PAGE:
by Kathy Kelly and Dr. Hakim
August 7, 2012
Two days ago, we spent three anxious hours in an outer waiting area of the "Non-Immigrant Visa" section of the U.S. consulate here in Kabul, Afghanistan, waiting for our young friends Ali and Abdulhai to return from a sojourn through the inner offices where they were being interviewed for visas to come speak to audiences in the United States.
They are members of the Afghan Peace Volunteers and have been invited to travel with the U.S.-Mexico "Caravan for Peace" that will be touring the United States later this summer. We didn't want to see their hopes dashed, and we didn't want to see this opportunity lost to connect the experiences of poor people around the world suffering from war. The organizers of the Caravan envision and demand alternatives to the failed systems of militarized policing in the terrifyingly violent, seemingly endless U.S.-Mexico drug war. They want to connect with victims of war in Afghanistan especially since, as the top producer of opium and marijuana in the world, Afghanistan has a failing war against drugs as well.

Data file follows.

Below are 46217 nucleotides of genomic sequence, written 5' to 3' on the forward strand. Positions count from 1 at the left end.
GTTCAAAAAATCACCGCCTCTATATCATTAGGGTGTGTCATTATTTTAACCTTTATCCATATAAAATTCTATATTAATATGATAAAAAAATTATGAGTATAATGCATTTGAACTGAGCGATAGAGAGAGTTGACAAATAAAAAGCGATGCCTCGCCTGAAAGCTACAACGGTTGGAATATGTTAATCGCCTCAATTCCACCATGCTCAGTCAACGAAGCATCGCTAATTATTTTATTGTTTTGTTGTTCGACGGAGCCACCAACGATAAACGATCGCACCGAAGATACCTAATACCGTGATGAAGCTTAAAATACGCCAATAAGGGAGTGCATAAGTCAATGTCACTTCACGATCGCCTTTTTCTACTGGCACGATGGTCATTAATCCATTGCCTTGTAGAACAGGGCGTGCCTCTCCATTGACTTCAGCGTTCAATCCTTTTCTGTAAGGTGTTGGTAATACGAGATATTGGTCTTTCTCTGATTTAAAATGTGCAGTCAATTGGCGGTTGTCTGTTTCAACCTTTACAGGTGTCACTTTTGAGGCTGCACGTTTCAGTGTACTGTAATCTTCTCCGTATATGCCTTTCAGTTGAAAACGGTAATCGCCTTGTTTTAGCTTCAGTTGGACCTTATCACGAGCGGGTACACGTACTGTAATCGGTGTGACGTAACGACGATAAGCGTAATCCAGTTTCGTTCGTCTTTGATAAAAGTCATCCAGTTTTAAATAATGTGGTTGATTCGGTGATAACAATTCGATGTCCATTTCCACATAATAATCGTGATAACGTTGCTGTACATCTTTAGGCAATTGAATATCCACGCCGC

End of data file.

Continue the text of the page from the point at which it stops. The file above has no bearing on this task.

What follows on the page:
It's an unprecedented invitation, at a desperately crucial human moment.